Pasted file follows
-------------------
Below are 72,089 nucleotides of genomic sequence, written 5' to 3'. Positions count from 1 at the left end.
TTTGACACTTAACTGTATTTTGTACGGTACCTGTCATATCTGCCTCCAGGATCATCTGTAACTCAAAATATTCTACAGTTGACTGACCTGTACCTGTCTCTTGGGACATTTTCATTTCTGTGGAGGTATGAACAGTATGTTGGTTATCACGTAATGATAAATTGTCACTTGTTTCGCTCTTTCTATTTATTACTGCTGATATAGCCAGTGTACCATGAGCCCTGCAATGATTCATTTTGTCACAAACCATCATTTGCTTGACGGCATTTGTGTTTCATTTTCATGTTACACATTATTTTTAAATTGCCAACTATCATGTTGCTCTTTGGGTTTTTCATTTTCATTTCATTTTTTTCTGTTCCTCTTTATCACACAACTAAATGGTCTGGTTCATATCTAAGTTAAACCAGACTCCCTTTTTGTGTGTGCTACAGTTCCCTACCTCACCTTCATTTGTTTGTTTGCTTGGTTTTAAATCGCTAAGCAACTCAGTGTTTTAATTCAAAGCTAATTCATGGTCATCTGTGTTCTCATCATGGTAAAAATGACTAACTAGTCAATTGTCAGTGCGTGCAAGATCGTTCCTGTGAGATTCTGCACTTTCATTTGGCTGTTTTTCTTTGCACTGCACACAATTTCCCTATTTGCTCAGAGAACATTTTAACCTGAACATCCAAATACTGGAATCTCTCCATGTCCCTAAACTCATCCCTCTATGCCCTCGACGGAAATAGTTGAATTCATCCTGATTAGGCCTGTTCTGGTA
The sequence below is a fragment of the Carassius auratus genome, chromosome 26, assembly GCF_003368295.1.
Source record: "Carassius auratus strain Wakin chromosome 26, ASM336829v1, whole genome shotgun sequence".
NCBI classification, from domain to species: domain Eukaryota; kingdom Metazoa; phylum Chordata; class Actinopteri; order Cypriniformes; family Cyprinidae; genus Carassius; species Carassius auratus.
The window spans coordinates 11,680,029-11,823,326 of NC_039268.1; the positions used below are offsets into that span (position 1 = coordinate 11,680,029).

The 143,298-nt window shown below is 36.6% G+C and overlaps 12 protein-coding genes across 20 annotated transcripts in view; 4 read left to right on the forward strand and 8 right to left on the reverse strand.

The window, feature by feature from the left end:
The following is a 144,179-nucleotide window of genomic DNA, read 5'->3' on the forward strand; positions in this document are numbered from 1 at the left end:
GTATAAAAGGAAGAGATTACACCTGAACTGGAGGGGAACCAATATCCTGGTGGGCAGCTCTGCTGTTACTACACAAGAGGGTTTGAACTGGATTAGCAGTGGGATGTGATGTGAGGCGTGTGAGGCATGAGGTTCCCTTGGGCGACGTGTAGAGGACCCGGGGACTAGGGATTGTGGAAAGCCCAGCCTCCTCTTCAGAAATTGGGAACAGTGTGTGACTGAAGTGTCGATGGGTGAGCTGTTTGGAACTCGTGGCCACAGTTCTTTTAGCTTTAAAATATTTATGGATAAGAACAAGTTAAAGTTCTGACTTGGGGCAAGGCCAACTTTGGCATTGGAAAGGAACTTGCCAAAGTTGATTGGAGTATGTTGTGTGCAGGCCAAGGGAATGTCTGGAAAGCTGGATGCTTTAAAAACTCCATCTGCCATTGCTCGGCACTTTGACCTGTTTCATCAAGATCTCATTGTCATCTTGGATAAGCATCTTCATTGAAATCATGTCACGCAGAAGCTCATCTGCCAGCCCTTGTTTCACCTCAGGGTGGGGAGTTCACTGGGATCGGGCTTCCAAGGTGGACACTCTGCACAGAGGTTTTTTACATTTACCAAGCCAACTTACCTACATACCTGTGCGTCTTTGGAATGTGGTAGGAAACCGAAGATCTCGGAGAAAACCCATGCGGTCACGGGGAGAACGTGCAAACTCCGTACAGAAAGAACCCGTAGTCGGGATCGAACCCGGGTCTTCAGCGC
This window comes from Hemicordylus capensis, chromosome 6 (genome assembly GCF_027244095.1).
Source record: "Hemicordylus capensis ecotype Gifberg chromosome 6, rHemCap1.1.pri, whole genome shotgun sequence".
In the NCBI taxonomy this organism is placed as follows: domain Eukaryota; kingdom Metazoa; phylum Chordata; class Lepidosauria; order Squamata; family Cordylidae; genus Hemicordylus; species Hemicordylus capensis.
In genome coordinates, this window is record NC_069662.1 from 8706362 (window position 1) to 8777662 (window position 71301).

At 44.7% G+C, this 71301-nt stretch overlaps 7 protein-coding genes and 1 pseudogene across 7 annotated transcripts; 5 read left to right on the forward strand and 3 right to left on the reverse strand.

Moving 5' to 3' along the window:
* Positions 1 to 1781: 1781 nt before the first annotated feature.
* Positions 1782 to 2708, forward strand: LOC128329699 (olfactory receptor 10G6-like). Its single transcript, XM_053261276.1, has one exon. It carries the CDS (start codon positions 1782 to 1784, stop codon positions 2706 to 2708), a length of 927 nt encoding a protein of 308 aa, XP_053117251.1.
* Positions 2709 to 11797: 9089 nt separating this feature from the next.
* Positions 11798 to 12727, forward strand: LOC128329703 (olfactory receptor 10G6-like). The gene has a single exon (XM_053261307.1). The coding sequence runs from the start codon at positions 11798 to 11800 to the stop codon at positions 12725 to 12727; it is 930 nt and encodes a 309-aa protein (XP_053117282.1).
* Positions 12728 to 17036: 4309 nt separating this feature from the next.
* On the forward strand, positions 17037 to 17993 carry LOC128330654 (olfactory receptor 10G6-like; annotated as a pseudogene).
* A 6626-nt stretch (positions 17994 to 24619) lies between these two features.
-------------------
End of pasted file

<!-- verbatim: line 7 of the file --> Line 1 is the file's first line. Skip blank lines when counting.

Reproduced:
The 143,298-nt window shown below is 36.6% G+C and overlaps 12 protein-coding genes across 20 annotated transcripts in view; 4 read left to right on the forward strand and 8 right to left on the reverse strand.